Focus on Your Strengths

My sister is getting grief from parents, relatives, friends about ‘future career’. People are pushing education, as if a degree means something.

This is intended to be some advice towards others, and also a reminder for myself

Education is not the same as learning.

For example : I think we all know some variation of this person. He/She was terrible academically at school. But seemed to possess other skills like physical fitness, leadership, persuasion, sales skills etc.

They completely failed in school. Yet through educating themselves in their strengths, they became wildly more successful (than you).

What people seem to think is that having a degree means something. In fact it means almost nothing. What it might mean is that you can pursue goals…This isn’t great. Pursuing goals doesn’t mean that they are the right goals

The downsides of a degree

  • Entitlement
  • Leading to lack of learning. If you feel like you are intelligent and already know, you cease to learn
  • You forget most of what you ‘learn’
  • Most of what you learn to get the degree is useless
  • That time could have been spent on useful ‘life’ skills. How to be happy, how to manage money, how to find good relationships, how to be creative etc.
  • Jumping through hoops
  • Bankrupt your self/parents. Especially if doing a non vocational degree.

Not saying that degrees are bad. But if you are not academically inclined, there are better ways you can spend your time and money.

Choose Fields that you find easy

I’ll talk a bit about my experience. I wish I had this advice in school.

I have particular strengths. I can focus single handedly on task, I can learn independently, I work well alone, I like to create and solve problems. Combined with the fact that I pretty much spent my childhood on computers, the logical option was to do Computer Science. A field that I actually find intuitive and ‘easy’.

That didn’t happen. I studied something that maybe didn’t suit my personality or inclination at the time. Didn’t get in to medical school the first time round. Barely got in the second time round.

I didn’t focus on my strengths.

Luckily, medicine is a broad field and I also realised the importance of educating yourself. I read widely outside of medicine, realising that most of what I was learning was minutiae. There were other important things to learn too.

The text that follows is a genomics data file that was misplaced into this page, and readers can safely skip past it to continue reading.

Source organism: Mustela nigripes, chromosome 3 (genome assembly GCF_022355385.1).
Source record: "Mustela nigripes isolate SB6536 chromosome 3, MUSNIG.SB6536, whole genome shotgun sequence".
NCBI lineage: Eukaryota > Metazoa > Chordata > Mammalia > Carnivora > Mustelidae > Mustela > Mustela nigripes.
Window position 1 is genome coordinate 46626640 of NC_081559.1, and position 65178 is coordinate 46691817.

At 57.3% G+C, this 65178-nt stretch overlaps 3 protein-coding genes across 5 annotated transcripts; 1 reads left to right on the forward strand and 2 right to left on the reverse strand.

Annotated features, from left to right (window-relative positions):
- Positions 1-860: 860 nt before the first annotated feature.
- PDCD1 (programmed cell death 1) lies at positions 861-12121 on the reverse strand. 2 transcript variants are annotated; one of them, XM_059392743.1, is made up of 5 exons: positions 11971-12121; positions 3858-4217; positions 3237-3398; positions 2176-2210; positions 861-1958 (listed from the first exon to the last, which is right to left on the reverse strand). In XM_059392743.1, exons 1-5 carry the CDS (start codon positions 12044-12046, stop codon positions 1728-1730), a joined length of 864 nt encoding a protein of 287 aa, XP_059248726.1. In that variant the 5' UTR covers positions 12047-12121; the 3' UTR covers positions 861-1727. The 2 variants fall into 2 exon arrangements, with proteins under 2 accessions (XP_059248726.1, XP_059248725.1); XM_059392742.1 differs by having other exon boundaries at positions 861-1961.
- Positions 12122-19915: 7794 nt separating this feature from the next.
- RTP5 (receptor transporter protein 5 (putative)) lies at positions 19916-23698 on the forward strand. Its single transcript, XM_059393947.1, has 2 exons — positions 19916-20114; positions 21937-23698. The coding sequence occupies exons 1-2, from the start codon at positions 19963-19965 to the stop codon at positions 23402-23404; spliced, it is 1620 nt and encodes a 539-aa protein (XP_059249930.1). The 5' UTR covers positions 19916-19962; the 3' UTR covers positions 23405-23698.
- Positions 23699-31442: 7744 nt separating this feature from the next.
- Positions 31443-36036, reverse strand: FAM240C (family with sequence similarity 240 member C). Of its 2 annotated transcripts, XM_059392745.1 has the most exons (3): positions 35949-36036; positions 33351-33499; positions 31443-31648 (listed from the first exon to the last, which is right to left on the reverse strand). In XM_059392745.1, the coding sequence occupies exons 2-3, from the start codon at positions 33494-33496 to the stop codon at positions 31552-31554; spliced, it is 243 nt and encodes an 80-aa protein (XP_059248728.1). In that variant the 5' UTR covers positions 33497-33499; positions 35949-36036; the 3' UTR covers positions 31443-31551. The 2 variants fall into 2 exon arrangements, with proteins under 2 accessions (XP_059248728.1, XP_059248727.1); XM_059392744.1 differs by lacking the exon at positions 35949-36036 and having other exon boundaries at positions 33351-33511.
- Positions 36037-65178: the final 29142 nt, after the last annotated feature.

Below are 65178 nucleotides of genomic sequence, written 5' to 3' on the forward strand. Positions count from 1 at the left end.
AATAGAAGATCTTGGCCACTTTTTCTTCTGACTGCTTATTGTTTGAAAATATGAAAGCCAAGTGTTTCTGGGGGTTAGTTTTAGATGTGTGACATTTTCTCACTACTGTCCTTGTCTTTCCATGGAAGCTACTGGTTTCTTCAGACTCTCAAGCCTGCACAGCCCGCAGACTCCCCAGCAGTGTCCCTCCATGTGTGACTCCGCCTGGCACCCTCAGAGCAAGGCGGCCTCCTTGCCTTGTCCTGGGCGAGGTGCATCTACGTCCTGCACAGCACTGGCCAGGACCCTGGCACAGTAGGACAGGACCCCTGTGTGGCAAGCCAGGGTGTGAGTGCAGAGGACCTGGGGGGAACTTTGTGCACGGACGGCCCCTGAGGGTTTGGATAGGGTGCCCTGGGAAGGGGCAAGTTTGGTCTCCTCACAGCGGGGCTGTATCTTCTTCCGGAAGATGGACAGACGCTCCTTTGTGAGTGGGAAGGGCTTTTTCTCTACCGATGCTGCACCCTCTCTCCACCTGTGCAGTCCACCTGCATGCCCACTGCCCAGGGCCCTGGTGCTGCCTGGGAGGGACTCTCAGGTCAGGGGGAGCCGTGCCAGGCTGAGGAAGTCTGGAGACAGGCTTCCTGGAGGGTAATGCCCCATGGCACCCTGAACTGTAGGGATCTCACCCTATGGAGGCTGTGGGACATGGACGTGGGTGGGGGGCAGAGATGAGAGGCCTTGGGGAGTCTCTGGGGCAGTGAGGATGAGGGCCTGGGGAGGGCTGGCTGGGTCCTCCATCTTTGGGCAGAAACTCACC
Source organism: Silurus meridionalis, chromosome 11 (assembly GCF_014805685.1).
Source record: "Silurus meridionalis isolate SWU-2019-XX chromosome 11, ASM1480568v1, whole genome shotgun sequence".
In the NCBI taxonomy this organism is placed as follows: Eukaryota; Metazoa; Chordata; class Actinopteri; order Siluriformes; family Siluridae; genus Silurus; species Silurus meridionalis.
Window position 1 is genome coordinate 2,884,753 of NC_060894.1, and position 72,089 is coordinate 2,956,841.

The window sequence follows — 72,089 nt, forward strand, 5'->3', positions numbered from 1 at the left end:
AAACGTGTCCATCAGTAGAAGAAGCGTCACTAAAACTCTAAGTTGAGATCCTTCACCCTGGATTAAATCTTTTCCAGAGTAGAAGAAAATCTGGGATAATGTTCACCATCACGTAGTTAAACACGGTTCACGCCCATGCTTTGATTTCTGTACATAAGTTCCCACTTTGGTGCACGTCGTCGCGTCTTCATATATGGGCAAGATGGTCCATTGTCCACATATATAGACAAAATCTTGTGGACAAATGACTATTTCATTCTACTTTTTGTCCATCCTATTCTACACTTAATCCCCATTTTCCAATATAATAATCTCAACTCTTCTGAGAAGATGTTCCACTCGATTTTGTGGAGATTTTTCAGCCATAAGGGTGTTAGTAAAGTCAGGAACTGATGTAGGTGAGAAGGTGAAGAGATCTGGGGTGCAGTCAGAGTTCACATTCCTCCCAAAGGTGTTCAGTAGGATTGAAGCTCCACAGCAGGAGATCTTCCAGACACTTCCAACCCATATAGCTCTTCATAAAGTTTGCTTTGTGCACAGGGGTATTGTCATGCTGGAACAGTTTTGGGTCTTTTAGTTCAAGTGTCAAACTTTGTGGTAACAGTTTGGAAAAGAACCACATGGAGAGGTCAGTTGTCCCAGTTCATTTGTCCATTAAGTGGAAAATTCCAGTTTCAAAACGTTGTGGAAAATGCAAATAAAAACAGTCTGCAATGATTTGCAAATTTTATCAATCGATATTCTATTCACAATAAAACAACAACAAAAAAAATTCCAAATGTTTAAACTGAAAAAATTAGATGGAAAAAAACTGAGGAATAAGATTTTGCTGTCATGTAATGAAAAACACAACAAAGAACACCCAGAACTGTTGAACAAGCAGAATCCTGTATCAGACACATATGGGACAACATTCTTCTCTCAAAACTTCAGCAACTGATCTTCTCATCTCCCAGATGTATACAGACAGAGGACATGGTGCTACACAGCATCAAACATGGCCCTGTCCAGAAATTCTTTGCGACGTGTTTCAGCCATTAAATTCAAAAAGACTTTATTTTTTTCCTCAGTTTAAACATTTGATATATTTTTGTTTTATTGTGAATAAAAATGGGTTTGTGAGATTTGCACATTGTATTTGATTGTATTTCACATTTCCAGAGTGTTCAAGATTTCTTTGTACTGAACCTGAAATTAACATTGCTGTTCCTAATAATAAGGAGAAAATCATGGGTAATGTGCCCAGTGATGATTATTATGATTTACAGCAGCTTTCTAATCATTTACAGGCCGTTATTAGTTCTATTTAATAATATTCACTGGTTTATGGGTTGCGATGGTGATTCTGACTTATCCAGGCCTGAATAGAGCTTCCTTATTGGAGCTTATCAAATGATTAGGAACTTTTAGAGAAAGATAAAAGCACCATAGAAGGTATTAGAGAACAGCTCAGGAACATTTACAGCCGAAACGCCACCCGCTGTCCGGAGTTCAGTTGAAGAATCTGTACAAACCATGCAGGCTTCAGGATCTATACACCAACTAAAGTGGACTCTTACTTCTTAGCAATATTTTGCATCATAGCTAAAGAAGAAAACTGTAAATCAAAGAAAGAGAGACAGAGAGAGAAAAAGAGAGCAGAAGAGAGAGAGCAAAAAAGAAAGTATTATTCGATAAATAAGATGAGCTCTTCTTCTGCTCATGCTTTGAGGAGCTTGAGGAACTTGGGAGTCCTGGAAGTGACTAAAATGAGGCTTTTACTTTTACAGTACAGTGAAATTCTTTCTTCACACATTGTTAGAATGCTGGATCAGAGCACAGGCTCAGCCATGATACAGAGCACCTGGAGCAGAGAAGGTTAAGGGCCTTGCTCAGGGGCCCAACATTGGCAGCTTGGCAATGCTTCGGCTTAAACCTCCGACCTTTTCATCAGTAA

And now, deciding on specialty applications, what you spent the next 25-30 years of your life to make a living : I’ve chosen based on my strengths and interests rather than any outside expectation or coercion.

Interest alone is not enough too. You have to be good at it. I am fascinated by psychology and the mind. Psychiatry seems interesting, yet I know that I would be a terrible psychiatrist. It doesn’t suit my strengths.

So find what you are good at. What you naturally find easy, and are also good at. Something that feels less like work and more like play.

TLDR: Advice

What everyone needs to do is :

  1. Identify your strengths.
  2. Invest in your strengths

In identifying your strengths, read widely, do lots of different things till you find them. Pick up things that you naturally find easy and are also good at.

Once you’ve found some of your strengths, invest in your them. Improve and refine those skills.


These are distilled down aphorisms in various domains. Make specific sense to me. A lot of them require explanation. Most verified from first principles. Not telling anyone what to do. No one knows what to do. These are reminders for myself.

They are a way of abstracting ‘ways of living’ into bitesized pithy reminders.

Will continue to add to this list and remove/revise as I change my mind. These are a couple I’ve taken off the top of my head.

Money and Wealth

  • You want to be rich and anonymous. Not poor and famous
  • Assets > Expenses
  • Compound interest is 8th wonder of the world
  • Keep a budget.
  • Don’t fall into lifestyle inflation / upgrading. Living below your means holds a freedom those who don’t can’t fathom
  • Time is non renewable.
  • Trade money for time and experiences.
  • You need very little to survive
  • Don’t play status games
  • Watch your desires. Don’t impulse buy. Hedonic treadmill


  • Simplicity > Complexity
  • If you can’t explain it to a 5 year old, you don’t really understand
  • Understanding > Memorisation
  • If you have nothing to say. Be silent
  • Be curious. Ask questions.
  • Don’t force learning. Learn when you are into it.
  • When people give you unwarranted advice, it is a reflection of their desires
  • Praise specifically, criticise generally
  • Don’t give advice unless it’s asked for. No-one likes being preached to. It gives the idea that you understand better’ (which you don’t)
  • Ask other people for advice

Nutrition and Exercise

  • Nutrition and exercise have huge impact physically and mentally. Overwhelming evidence. Few rules:
  • Don’t eat processed food
  • Eat food, mostly plants, not too much
  • Eat some meat, fish, not too much